attr_reader method can be used to automatically generate a “getter” for a given instance variable.
In simple terms, doing
is the same as writing
def engine @engine end
I’ve adopted a programming style where I always try to use
attr_reader to access instance variables (or getters, if you prefer to call them that 😁). I’ve been asked about the reasons that led me to adopt this style in several PRs, so I wanted to write a quick post motivating my choice.
driving running example, I will use the following class to represent a car:
class Car attr_reader :owner attr_reader :license_plate private attr_reader :engine attr_reader :gearbox public def initialize(owner:, license_plate:) # ... end # ... end
And here’s my reasoning:
Placing all attr_readers at the top of the class
This serves as documentation: You can open up a class and immediately spot what its internal state is.
Furthermore, if your code is well-behaved and there’s no
attr_acessors, you can quickly know if a class is mutable (its internal state can change during its lifetime) or immutable (its internal state cannot change after initialization — note that this only covers the object itself, and not the objects it references, e.g. if the variable points at an unfrozen array).
By following this simple code discipline, you can get a lot of useful information at a glance.
Using the attr_readers to access instance variables from inside the class
This helps avoid typing mistakes. For instance, consider we add the following method to our
Car class, but mistakenly add a typo while writing it (e.g.
@eNgine instead of
def start @gearbox.neutral @eNgine.start end
What happens when we try to run our code?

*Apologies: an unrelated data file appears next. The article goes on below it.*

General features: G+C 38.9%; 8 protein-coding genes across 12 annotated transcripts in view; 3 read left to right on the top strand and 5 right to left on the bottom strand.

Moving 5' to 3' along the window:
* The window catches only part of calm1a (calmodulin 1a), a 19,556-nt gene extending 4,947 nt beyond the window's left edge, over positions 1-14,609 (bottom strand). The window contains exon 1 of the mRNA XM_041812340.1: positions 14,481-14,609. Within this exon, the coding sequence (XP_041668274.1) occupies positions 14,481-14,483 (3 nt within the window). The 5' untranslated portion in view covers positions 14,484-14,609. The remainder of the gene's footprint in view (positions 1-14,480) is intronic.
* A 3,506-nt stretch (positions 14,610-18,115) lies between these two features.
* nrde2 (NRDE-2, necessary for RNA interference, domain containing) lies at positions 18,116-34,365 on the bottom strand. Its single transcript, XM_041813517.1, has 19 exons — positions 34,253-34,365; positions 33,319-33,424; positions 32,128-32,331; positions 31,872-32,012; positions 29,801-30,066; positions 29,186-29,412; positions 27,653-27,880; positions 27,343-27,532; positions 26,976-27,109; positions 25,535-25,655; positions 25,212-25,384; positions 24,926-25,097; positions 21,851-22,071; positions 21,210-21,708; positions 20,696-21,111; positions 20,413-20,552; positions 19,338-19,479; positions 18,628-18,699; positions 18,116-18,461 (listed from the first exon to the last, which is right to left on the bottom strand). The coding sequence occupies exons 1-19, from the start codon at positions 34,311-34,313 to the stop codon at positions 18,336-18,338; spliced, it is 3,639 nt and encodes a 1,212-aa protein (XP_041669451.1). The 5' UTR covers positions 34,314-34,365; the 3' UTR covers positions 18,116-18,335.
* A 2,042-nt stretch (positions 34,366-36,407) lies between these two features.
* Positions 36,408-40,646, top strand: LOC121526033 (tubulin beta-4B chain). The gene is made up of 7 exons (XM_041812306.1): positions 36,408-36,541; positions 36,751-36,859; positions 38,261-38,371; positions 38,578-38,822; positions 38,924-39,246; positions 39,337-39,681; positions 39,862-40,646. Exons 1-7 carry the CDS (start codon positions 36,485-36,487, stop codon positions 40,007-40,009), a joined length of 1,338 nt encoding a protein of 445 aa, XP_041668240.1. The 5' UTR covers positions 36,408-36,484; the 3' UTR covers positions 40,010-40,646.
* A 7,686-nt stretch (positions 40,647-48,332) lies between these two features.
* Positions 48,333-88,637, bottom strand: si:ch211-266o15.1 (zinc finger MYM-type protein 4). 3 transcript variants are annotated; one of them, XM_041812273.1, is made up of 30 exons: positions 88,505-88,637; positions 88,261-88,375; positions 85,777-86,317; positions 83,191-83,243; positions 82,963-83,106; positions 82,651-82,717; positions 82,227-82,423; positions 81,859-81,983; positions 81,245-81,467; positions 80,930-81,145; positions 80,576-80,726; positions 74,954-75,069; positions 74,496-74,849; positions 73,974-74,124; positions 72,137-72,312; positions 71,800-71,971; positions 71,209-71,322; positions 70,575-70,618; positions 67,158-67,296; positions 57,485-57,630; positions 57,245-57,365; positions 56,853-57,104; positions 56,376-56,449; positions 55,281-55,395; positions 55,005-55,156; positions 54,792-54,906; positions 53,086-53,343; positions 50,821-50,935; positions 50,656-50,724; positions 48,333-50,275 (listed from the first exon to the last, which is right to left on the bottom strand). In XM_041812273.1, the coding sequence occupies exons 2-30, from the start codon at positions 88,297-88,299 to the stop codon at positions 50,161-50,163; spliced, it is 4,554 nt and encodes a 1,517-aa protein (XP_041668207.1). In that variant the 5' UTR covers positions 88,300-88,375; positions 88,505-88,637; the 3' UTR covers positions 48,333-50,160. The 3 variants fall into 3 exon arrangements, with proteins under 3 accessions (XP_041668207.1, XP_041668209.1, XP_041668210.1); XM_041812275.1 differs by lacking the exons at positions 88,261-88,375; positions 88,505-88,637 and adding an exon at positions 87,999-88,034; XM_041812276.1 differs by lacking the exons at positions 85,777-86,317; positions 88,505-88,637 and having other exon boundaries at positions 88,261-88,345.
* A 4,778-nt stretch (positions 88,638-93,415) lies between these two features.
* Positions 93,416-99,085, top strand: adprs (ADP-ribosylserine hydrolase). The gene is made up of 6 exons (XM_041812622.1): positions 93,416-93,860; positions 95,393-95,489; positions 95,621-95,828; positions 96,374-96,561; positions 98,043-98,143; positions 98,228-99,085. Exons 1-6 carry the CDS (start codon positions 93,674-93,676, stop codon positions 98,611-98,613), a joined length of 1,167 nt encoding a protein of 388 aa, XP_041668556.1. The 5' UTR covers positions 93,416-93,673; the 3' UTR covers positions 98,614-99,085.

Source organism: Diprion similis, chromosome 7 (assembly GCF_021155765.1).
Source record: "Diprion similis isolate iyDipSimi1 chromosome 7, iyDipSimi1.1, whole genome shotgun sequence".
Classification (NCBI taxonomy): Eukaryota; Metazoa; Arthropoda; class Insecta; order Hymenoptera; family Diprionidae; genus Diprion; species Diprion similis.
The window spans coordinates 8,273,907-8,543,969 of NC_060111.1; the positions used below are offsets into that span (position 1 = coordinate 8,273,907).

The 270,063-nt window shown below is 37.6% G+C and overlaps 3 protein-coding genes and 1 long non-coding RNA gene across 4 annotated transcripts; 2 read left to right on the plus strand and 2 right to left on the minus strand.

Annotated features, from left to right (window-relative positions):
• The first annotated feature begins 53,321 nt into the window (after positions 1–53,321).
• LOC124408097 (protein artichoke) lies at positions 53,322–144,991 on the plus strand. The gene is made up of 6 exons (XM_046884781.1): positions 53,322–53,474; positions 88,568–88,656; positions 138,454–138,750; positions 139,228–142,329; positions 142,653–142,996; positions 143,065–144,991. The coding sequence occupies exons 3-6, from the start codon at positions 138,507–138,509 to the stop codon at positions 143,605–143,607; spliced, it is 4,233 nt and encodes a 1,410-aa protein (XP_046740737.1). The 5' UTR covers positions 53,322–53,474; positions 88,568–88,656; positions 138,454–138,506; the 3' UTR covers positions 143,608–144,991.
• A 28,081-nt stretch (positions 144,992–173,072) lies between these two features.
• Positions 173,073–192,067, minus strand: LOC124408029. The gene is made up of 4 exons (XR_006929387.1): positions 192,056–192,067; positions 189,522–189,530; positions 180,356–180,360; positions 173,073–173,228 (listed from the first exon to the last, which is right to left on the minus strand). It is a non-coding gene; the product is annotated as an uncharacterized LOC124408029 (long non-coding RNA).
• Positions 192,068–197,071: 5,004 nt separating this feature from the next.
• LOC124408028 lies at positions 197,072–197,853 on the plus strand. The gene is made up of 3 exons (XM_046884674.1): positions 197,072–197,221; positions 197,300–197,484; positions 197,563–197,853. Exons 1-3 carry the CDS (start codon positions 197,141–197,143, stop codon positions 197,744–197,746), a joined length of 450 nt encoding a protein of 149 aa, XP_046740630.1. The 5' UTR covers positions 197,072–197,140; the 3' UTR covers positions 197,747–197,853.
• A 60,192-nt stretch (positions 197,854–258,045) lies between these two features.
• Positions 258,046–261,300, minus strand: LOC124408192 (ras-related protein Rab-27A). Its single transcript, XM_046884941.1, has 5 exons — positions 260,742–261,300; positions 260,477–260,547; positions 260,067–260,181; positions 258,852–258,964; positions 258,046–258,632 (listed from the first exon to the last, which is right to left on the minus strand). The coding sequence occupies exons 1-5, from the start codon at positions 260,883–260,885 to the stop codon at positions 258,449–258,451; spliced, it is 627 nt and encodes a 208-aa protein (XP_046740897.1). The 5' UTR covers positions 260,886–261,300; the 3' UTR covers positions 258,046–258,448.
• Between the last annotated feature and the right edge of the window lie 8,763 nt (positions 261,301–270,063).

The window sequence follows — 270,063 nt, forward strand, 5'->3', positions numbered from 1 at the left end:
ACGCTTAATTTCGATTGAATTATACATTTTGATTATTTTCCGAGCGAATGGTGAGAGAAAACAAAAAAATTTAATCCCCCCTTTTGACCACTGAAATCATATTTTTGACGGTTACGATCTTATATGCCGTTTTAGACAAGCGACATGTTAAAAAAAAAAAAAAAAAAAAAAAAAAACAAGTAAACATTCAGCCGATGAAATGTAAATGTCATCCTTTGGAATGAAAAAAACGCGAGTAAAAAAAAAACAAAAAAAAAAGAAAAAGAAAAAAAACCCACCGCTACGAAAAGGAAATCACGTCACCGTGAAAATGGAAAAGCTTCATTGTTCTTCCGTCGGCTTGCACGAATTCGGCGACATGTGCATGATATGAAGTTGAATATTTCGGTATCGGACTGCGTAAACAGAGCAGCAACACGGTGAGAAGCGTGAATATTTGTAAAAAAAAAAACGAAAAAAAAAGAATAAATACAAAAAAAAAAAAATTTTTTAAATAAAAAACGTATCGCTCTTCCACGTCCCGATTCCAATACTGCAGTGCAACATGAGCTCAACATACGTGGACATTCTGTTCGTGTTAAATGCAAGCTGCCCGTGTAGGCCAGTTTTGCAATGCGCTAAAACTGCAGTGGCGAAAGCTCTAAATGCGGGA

$ ruby car.rb car.rb:20:in `start': undefined method `start' for nil:NilClass (NoMethodError) from car.rb:24:in `<main>'
“What? Why is my engine
nil?” you may ask yourself. And off you go on a wild goose chase trying to hunt down why your engine was not correctly initialized because you haven’t noticed that there’s a typo on your
So instead let’s not access the instance variables directly, but let’s use the methods that the
def start gearbox.neutral eNgine.start end
And what happens when we run this version?
$ ruby car.rb car.rb:20:in `start': undefined local variable or method `eNgine' for #<Car:0x000000c9d9522d50> (NameError) Did you mean? @engine from car.rb:24:in `<main>'
Our output is a lot clearer: there’s no
eNgine declared and “did you mean?”
engine. You immediately spot your typo and move on.
The usual advantages of using a getter
When you use a method to access your instance variable, it becomes a lot easier to later refactor it, without needing to update all the places where it is used.
For instance, consider that we wanted to lazily initialize an engine whenever one is not provided when our car object is created. We can easily change our
def engine @engine ||= EngineFactory.create end
Done! This saves us from hunting down usages of
@engine in our class and its subclasses.
…Even for private instance variables…
Because all of the advantages above are applicable to instance variables that are not exposed to the outside of the class, I recommend using
attr_reader for these variables too, even if you would not usually do so.